And then there’s Pekka Rinne, who’s 1-4-1 with a .906 save percentage. Not helping.

Sounds bad.

But, looking back on that first month, head coach Peter Laviolette preached patience as the Predators worked to get out of that early hole.

“There was a lot of talk coming out of October about what was wrong and that we weren’t right,” said Laviolette on Sunday. “I kept saying internally, ‘That’s OK, it’s OK to struggle a little bit, to have to work to figure out who we are as a team, who we are as a group, who is driving the bus, where the seats are, and to have to figure a way out of something.’”

In November, the Predators turned around and went 9-3-2 that month.

“We were building something at that point,” said Laviolette.

“Even though December and some of January we were struggling a little bit, we were dealing with a lot of injuries. Not that that is an excuse, because every team has to deal with them. We were trying to move through that.”

For all their early problems, the Predators finished the season among the better puck possession teams in the league and qualified for a wild card spot in the West.

All of those aforementioned players that struggled in October eventually saw their fortunes turn around. Johansen had 61 points as their No. 1 center, Forsberg had another 30-plus goal season and Viktor Arvidsson (he wasn’t mentioned) emerged on that top line with his own 31-goal, 61-point season.

A pending restricted free agent, Arvidsson is surely in line for a substantial raise from the $650,000 average annual value attached to his current deal.

Oh, and the Predators’ defense, with Subban and Josi, has become arguably the best blue line group in the league. Rinne? He has a .941 save percentage in these playoffs, as Nashville rolled over the Blackhawks, Blues and Ducks to get into the championship series.

From sitting 29th in the standings at the end of October, the Predators are now four wins away from a Stanley Cup. The challenge only gets more difficult, especially against a talented and deep Penguins team.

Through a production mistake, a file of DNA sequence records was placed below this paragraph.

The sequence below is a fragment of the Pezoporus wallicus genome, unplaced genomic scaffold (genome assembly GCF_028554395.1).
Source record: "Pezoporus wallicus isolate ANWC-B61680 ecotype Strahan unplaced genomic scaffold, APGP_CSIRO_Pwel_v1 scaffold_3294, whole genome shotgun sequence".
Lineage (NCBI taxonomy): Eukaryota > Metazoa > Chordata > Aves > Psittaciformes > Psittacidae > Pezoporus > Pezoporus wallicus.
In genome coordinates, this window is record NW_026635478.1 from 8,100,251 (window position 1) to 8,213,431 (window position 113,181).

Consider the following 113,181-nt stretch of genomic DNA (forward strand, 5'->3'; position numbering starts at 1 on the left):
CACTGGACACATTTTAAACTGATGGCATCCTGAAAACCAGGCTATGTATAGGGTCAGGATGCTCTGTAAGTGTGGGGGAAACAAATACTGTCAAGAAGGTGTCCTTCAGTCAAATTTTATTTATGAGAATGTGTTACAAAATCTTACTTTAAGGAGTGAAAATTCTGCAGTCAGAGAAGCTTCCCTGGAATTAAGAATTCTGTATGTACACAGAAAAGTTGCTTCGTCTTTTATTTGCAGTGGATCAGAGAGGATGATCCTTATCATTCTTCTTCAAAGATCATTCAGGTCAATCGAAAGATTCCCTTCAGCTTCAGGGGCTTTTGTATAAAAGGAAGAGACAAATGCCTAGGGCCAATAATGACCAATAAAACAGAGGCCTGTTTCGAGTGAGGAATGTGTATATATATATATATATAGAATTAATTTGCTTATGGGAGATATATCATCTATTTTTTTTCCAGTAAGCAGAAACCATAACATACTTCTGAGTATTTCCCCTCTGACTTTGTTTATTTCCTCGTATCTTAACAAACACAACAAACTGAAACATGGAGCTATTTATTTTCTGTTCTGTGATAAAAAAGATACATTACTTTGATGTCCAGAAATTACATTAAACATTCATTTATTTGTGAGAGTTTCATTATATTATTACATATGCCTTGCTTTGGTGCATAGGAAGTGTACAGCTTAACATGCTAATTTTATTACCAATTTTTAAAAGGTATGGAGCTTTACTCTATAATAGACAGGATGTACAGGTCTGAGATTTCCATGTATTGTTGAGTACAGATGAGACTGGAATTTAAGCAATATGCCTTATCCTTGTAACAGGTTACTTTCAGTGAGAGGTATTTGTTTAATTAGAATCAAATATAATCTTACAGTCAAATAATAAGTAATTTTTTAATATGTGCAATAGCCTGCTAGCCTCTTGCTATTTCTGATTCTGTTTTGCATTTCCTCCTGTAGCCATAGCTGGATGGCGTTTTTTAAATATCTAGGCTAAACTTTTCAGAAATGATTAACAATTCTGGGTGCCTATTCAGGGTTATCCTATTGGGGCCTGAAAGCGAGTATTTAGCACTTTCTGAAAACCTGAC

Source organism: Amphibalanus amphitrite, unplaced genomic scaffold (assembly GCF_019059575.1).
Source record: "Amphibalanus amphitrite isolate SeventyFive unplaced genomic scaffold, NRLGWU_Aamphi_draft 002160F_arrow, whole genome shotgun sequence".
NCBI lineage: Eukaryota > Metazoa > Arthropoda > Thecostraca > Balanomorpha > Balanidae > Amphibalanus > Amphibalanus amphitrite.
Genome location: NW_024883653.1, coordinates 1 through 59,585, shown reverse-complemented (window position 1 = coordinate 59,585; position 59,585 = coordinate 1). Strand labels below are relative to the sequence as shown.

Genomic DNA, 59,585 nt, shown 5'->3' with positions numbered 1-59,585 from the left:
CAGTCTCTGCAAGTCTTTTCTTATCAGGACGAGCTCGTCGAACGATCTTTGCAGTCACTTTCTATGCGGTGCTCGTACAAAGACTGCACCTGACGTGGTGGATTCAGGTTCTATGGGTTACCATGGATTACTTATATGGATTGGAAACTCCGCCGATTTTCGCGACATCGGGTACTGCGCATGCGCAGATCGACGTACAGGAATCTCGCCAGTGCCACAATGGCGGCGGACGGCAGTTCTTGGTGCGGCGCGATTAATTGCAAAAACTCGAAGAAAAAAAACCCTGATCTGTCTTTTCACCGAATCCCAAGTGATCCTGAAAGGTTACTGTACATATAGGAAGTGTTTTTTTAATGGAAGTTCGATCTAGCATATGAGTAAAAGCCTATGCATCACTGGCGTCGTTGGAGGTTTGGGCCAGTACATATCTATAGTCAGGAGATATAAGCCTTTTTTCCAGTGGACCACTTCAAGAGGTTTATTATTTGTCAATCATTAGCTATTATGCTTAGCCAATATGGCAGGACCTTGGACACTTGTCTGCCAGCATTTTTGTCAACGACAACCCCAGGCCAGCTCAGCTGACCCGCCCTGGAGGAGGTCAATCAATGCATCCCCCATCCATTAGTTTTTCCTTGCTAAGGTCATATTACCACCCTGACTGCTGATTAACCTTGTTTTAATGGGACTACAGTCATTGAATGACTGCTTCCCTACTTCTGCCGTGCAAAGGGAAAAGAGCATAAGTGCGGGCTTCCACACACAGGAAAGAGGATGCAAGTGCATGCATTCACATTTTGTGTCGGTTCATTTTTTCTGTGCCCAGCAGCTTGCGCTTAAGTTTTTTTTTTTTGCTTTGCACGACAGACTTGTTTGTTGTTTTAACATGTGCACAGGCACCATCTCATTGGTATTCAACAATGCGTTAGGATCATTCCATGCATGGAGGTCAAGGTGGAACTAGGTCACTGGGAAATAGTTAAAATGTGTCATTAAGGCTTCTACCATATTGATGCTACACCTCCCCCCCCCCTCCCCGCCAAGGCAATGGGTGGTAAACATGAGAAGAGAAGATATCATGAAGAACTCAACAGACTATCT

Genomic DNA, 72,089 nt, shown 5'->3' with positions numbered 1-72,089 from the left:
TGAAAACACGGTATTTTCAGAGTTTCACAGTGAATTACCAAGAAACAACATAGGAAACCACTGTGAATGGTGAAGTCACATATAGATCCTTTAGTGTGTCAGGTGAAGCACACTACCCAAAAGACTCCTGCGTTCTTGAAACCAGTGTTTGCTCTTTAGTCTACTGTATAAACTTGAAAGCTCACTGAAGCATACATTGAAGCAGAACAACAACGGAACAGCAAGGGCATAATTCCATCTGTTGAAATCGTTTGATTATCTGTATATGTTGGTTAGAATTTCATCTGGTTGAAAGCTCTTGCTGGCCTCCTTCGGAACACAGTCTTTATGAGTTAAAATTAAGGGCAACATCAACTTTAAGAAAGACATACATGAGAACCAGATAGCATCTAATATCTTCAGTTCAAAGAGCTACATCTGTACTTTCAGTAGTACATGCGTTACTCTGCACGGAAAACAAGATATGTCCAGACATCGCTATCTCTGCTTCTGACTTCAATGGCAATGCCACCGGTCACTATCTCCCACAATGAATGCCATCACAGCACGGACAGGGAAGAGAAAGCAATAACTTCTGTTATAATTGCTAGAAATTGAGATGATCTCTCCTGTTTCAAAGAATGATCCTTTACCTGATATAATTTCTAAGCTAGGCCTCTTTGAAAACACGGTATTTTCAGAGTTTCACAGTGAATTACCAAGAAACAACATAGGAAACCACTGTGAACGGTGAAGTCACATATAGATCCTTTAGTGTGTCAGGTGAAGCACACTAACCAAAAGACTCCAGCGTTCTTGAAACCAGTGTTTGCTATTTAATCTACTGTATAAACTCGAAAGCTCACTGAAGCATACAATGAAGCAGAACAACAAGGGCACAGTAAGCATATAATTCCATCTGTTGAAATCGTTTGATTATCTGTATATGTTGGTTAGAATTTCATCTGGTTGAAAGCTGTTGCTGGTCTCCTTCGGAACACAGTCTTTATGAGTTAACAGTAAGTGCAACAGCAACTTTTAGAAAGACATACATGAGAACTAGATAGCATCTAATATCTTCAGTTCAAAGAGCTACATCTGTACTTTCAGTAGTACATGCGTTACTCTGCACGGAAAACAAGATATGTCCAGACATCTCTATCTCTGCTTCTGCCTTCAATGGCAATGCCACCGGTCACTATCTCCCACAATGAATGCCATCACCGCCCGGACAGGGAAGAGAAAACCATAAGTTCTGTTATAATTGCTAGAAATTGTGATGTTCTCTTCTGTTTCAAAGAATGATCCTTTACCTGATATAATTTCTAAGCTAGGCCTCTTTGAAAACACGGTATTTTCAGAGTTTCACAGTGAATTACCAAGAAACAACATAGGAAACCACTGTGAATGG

The Predators won’t have Ryan Johansen. But it looks like Mike Fisher could return for Game 1 on Monday. In the absence of both players last round against Anaheim, the Predators were lifted in part by the performance of Colton Sissons, who had a hat trick in the series clincher.

“I think when we got to the last third of the season, our guys had been through a lot,” said Laviolette. “Things had moved around a little bit. We became stronger as a team internally.

“More than anything, I think we were built in order to get to this point.”

Predators’ Fisher, Penguins’ Hornqvist could return for Game 1 of Stanley Cup Final

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The Nashville Predators won’t have Ryan Johansen for the Stanley Cup Final, but it appears they will likely get another center back into their lineup for the beginning of this series.

Mike Fisher hasn’t played since Game 4 of the Western Conference Final because of an undisclosed injury.

But he did take part in Sunday’s practice ahead of Game 1 versus the Pittsburgh Penguins, and provided an optimistic outlook for his status heading into Monday, telling reporters he was “ready to rock.”

The Predators could also get Craig Smith back, as well. He hasn’t played since May 7 because of a lower-body injury, but also practiced Sunday. All players currently on the trip will be available, said Predators coach Peter Laviolette.

Even with Fisher nearing a return, the Predators are still in tough at center without Johansen, especially given Pittsburgh’s talent up the middle, beginning of course with Sidney Crosby and Evgeni Malkin.

“Certainly you’re talking about a couple good centermen that we have to face,” said Predators general manager David Poile. “We had a couple good centermen (Ryan Getzlaf and Ryan Kesler) last round that we had to face.”

For the Penguins, who have dealt with a long list of injuries, particularly on defense, in this postseason, there was promising news about the status of forward Patric Hornqvist, who has missed the last six games.

Hornqvist, who on seven occasions has scored 20 or more goals in a single season, took the warm-up skate prior to Game 7 of the Eastern Conference Final versus Ottawa, but didn’t play.

“We obviously chose to hold him out for reasons that we’ll keep amongst ourselves,” said Penguins coach Mike Sullivan.

“But his status is he’s obviously been cleared for practice today. He practiced today. He’ll be a game-time decision. But based on the way that he practiced today, we’re certainly encouraged.”